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New treatment for high-risk COVID-19 patients available in Alaska

(WRDW)
Published: Dec. 9, 2020 at 5:58 PM AKST
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ANCHORAGE, Alaska (KTUU) - A treatment recently given emergency use authorization in the United States for COVID-19 is now available in Alaska.

The Department of Health and Social Services announced the treatment for people with mild to moderate COVID-19 symptoms who are at high risk of developing severe symptoms that could cause them to be hospitalized. Patients must be referred by a physician for treatment.

In November, the U.S. Food and Drug Administration gave EUA for monoclonal antibody treatments for certain eligible patients. According to the FDA, monoclonal antibodies are proteins made in a lab that help the immune system fight off the virus. They are given through intravenous infusion and treatment takes about three hours.

The treatments are bamlanivimab by Eli Lilly and casirivimab/imdevimab by Regeneron.

They will be available at a state-run infusion center as well as certain health care and skilled nursing facilities. The state-run infusion center is set up at the Alaska Airlines Center on the University of Alaska Anchorage campus. Initially, it will be open by appointment only Mondays, Wednesdays and Fridays, and will be able to treat about 15 people a day.

“DHSS has been able to stand this infusion center up within a very tight timeframe to be able to offer these treatments as quickly as possible to Alaskans who are positive and at highest risk for hospitalization,” said Gov. Mike Dunleavy in a release from DHSS. “Between these new treatments and vaccines coming soon to Alaska, there is great hope on the horizon. The end of this pandemic is in sight, but we still need to remain vigilant to continue to protect Alaskans and save lives.”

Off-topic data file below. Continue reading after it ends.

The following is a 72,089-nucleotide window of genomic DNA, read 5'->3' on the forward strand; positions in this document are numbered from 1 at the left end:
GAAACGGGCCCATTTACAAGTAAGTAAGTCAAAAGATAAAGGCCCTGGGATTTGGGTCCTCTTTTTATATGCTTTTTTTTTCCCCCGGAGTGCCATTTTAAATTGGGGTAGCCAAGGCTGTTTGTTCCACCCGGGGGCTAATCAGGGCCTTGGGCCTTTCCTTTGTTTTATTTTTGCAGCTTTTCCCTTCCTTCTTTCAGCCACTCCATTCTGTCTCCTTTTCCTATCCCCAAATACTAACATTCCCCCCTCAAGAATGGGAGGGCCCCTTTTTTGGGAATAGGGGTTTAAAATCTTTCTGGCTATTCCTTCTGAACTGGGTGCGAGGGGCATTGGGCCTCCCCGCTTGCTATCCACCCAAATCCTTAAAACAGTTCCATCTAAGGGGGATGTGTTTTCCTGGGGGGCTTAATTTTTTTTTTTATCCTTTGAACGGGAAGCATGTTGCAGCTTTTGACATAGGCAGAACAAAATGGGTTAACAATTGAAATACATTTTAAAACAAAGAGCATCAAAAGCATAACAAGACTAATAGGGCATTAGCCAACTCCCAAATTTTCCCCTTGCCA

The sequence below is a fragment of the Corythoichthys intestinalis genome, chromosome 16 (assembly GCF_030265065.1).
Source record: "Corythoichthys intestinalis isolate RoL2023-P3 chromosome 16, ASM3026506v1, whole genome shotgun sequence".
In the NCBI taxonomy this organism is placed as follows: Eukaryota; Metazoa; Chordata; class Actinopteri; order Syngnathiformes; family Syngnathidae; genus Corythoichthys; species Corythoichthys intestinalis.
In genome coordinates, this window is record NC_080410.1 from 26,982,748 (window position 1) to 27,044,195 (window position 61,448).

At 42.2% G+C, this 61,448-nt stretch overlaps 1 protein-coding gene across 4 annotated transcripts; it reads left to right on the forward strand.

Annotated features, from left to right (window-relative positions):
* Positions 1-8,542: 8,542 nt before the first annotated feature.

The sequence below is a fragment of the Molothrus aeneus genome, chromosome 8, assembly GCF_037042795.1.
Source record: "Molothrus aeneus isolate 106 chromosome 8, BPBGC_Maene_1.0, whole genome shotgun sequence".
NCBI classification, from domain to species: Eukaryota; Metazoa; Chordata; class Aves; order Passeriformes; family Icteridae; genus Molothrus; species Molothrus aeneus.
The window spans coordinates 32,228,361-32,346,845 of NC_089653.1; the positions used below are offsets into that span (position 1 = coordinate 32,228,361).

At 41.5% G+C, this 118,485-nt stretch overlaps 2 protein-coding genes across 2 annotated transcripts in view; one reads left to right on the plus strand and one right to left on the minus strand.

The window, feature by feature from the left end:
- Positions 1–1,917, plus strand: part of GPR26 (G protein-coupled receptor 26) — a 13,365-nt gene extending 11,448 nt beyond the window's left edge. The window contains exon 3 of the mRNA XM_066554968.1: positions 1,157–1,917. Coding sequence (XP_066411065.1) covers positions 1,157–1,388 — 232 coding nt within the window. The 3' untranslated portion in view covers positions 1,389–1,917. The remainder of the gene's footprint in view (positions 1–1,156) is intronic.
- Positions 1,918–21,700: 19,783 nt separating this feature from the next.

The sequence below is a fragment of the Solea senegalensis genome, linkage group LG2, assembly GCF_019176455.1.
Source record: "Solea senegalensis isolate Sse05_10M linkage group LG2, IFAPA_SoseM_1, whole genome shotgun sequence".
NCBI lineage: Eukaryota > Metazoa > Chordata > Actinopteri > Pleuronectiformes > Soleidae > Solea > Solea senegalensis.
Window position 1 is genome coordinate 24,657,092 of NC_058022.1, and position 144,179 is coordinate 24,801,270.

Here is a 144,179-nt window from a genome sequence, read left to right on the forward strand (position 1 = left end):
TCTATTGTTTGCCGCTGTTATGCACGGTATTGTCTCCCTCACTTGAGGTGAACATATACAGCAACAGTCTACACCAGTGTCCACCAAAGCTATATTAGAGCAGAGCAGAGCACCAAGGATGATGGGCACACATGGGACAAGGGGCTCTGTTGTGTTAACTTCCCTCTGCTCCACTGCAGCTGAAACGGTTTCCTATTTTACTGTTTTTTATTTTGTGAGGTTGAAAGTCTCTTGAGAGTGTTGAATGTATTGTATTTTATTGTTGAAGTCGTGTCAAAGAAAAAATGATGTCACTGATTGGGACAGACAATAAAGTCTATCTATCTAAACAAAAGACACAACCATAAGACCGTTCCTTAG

To qualify for referral a patient must be at least 12 years old, have COVID-19, be within 10 days of their first symptoms and be high risk for needing hospitalization.

Patients that qualify as high risk could have a body mass index greater than 35, have kidney disease, have diabetes, have an immunosuppressive disease, are 65 or older, or are 55 or older with cardiovascular disease or hypertension or chronic obstructive pulmonary disease or other chronic respiratory diseases.

If you think you are eligible for the monoclonal antibody treatment the state suggests you contact your health care provider.

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